Nutrition: Cilantro offers a lot of taste with minimal calories and no fat; 1/4 cup (4 tablespoons chopped) fresh cilantro leaves contain only 1 calorie. The leaves are considered high in vitamins A, C and K plus dietary fiber. Several studies have credited cilantro with a wide range of healthy attributes from helping sleep to lowering cholesterol. It’s been used as a digestive aid for centuries.
Selection: Cilantro is usually sold in bunches. Look for bright, evenly colored green leaves with no sign of yellow or brown. Leaves should appear fresh, not wilted, with crisp stems.
Storage: Cilantro dries out quickly. But in a sealed plastic bag, it tends to quickly turn to slime. Try this trick: Treat the leaves like a bouquet of fresh flowers. Snip off the bottom of the stems about 1/2 inch. Place the stems in a glass or pint jar with 1 inch of water in the bottom, making sure the stems reach the water but the leaves should be above the rim. Loosely place a plastic bag over the glass and cilantro leave and refrigerate until needed. Change the water every two days. The cilantro will stay fresh, crisp and fragrant for at least a week. Rinse just before use.
Freeze it: Cilantro will keep its flavor (but not its scent) when frozen. For easy use, chop cilantro, then distribute into an empty ice cube tray with 1 tablespoon of cilantro per cube space. Top the tray off with water and freeze. When frozen solid, transfer cubes to a sealed plastic bag. When cooking, add the frozen cilantro cube to recipes, 1 chilly tablespoon at a time.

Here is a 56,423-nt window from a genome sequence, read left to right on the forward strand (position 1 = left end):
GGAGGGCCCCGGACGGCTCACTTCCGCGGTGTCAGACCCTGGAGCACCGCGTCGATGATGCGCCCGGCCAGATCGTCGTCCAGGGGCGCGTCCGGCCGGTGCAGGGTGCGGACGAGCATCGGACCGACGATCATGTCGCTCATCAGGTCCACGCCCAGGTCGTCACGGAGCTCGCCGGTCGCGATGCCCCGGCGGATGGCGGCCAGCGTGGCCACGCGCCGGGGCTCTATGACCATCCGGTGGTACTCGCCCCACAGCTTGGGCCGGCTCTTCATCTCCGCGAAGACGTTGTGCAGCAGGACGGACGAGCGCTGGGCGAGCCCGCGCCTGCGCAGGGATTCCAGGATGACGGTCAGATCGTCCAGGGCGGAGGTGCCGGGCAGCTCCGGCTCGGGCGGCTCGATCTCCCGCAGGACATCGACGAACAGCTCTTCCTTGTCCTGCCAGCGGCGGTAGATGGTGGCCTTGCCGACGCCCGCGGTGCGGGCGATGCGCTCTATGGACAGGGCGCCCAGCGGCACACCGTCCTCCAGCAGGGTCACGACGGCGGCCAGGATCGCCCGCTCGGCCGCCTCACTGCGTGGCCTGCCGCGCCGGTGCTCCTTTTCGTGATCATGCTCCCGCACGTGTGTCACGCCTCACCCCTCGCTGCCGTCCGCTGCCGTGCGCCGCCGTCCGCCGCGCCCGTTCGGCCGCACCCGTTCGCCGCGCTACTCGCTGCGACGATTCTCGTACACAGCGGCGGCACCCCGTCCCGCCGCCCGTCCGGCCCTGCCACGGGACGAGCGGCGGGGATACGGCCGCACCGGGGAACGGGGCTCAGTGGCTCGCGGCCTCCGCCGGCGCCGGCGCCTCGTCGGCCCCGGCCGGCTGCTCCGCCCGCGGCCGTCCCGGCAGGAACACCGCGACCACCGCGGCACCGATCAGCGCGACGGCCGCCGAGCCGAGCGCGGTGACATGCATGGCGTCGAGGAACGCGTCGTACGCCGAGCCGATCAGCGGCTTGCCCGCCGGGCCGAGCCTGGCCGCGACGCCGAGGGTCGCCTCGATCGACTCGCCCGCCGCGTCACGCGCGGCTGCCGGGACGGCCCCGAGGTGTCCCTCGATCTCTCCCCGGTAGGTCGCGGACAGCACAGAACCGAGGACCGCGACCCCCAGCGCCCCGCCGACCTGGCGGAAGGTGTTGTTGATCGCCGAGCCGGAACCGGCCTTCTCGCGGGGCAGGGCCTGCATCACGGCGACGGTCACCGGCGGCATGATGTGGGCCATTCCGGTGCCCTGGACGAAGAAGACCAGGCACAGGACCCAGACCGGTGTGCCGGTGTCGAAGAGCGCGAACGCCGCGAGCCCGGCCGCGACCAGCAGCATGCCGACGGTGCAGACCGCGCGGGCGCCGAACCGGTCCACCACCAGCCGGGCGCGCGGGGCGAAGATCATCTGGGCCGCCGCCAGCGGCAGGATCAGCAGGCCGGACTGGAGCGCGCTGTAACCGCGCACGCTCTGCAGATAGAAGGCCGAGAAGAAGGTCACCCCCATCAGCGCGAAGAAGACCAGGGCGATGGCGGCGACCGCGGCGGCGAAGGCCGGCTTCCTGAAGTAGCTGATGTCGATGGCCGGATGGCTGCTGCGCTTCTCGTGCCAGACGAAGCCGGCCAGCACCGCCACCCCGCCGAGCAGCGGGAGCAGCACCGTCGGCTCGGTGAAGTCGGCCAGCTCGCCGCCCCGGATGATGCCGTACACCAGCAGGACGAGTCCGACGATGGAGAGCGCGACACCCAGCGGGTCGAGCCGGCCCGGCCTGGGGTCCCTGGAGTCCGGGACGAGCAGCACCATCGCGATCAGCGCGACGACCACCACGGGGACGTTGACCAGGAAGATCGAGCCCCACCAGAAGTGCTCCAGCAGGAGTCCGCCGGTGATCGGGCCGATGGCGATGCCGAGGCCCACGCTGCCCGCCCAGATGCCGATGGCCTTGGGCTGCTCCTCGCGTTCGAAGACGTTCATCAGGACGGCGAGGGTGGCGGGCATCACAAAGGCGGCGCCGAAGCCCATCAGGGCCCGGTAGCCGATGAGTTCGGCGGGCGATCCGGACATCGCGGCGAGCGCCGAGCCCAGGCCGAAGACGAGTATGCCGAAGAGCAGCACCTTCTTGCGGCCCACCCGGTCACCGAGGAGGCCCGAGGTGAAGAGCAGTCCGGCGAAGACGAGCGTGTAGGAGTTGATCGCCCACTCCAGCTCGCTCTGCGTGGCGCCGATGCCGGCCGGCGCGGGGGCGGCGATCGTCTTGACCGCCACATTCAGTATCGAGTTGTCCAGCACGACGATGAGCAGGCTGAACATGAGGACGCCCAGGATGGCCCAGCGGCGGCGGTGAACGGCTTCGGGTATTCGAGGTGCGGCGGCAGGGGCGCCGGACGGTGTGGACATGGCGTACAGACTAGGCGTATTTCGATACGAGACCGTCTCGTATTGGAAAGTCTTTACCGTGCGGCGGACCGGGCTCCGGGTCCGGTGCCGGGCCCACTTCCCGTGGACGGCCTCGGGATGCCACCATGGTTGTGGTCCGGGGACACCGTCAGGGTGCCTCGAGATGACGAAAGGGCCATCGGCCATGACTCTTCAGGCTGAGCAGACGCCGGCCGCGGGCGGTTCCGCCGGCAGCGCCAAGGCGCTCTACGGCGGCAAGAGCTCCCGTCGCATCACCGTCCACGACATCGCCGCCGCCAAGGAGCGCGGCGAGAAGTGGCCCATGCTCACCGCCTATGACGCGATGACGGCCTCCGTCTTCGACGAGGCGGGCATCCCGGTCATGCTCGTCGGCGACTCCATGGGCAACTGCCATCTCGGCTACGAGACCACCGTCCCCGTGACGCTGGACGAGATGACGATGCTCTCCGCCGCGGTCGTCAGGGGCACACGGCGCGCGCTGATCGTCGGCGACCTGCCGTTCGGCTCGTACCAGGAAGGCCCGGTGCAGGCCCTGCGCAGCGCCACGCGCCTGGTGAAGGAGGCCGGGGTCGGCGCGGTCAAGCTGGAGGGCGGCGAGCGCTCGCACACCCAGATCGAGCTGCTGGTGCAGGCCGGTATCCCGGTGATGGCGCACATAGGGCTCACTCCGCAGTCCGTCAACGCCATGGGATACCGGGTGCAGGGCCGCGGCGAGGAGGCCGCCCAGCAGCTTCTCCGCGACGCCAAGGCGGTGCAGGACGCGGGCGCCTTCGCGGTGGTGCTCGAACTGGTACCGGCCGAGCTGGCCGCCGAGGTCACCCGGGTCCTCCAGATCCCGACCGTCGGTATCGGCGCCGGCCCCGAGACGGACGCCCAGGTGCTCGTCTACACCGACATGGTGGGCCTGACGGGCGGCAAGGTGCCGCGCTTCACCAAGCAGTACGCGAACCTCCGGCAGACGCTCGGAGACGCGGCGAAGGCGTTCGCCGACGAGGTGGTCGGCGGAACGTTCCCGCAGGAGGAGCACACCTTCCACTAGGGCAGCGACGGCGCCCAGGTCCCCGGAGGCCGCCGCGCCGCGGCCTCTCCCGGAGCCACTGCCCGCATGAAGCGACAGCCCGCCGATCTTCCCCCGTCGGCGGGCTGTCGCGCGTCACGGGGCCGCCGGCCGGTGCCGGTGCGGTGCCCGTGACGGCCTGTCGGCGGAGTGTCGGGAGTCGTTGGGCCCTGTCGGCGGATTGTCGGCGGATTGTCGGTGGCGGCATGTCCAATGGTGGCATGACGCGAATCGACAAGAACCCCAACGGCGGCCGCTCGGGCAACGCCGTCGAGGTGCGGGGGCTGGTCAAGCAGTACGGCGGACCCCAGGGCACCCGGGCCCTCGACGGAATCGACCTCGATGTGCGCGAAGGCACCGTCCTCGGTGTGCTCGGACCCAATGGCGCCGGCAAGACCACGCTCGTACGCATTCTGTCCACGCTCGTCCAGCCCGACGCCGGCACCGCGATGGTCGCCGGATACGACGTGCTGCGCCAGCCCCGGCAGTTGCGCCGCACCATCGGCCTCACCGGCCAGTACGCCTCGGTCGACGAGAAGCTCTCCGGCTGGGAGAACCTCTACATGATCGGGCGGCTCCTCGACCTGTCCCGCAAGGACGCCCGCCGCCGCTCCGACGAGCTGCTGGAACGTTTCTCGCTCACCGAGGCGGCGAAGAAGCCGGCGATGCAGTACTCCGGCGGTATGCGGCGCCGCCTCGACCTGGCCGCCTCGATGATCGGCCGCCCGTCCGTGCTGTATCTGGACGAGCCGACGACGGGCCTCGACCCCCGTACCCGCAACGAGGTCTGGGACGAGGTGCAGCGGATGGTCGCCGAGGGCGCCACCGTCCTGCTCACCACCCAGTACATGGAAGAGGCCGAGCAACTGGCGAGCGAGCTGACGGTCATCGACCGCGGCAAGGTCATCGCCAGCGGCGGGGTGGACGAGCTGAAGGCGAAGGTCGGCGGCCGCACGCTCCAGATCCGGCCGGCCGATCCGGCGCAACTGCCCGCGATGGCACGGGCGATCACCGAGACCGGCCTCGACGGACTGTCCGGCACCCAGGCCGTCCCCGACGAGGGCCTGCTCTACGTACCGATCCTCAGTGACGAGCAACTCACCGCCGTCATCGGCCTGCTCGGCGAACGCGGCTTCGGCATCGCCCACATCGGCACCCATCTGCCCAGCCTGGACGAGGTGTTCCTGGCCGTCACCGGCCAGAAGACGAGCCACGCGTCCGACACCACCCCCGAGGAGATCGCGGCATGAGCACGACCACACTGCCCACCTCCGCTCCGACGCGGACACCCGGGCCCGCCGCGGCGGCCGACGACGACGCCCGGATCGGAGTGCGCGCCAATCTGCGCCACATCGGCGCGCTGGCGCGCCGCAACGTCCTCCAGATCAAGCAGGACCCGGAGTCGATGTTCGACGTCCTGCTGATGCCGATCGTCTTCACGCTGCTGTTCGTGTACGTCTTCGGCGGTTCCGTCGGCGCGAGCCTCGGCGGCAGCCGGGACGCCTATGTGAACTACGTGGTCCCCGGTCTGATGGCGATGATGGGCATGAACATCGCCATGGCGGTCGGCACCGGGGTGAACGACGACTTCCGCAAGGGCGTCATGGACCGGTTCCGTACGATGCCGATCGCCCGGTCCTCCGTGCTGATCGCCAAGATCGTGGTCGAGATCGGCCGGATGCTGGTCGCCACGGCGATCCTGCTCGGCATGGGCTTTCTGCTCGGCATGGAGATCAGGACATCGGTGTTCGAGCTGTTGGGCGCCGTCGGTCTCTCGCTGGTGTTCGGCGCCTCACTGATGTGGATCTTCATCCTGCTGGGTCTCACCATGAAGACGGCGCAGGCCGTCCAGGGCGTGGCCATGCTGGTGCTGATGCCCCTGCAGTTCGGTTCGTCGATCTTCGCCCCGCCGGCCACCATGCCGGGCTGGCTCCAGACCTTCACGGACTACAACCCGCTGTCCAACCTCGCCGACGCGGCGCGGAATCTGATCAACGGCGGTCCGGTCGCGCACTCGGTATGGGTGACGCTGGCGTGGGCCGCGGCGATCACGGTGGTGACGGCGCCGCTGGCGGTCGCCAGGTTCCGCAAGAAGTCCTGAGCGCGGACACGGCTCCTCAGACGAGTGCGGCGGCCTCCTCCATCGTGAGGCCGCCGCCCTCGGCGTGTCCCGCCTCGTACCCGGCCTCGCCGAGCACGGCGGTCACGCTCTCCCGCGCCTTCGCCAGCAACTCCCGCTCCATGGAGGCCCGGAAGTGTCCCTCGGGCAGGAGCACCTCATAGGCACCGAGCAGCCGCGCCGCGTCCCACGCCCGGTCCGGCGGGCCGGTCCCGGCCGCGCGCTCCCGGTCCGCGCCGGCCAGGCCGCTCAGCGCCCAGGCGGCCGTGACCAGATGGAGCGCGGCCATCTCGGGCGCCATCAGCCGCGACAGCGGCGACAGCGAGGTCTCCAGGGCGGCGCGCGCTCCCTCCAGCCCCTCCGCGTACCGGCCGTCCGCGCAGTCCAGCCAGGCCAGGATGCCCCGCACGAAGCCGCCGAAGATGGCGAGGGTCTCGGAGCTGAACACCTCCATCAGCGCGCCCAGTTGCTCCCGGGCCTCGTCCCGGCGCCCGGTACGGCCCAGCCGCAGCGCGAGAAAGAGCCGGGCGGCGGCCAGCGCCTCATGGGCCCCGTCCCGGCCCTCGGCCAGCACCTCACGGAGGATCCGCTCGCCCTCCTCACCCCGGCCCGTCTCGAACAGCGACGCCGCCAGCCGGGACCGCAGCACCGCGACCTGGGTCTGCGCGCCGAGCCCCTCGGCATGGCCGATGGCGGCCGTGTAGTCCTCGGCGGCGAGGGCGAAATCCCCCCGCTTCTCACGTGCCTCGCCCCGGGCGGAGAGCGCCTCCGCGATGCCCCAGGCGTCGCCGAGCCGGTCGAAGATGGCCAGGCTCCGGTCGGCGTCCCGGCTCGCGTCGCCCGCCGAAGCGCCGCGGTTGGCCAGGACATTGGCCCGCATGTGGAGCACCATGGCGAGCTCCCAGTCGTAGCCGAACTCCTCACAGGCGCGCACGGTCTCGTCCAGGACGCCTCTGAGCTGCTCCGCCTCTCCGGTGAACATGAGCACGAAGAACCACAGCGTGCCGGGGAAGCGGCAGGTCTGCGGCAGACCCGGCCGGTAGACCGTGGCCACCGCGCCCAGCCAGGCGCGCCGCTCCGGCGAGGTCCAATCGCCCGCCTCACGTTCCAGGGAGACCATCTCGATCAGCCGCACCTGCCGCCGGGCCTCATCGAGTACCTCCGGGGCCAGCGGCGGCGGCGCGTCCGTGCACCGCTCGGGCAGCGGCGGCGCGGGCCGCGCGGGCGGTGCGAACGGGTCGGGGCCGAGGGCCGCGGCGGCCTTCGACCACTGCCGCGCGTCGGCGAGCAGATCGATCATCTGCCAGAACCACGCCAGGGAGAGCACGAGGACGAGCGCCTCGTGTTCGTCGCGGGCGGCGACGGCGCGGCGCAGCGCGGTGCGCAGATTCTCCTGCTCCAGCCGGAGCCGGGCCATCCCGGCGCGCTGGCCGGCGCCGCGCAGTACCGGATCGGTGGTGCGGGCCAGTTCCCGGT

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Or chop fresh cilantro and spread in single layer on a cookie sheet; freeze. Transfer to a zip-locked bag (do this quickly before cilantro defrosts). Store in the freezer for up to six months; no defrosting necessary.
Soapy aftertaste: Cilantro contains aldehyde, a natural chemical compound also found in soap. According to scientific studies, 4 to 14 percent of the population is super-sensitive to the scent (and taste) of aldehyde. To those people, cilantro will taste like soap.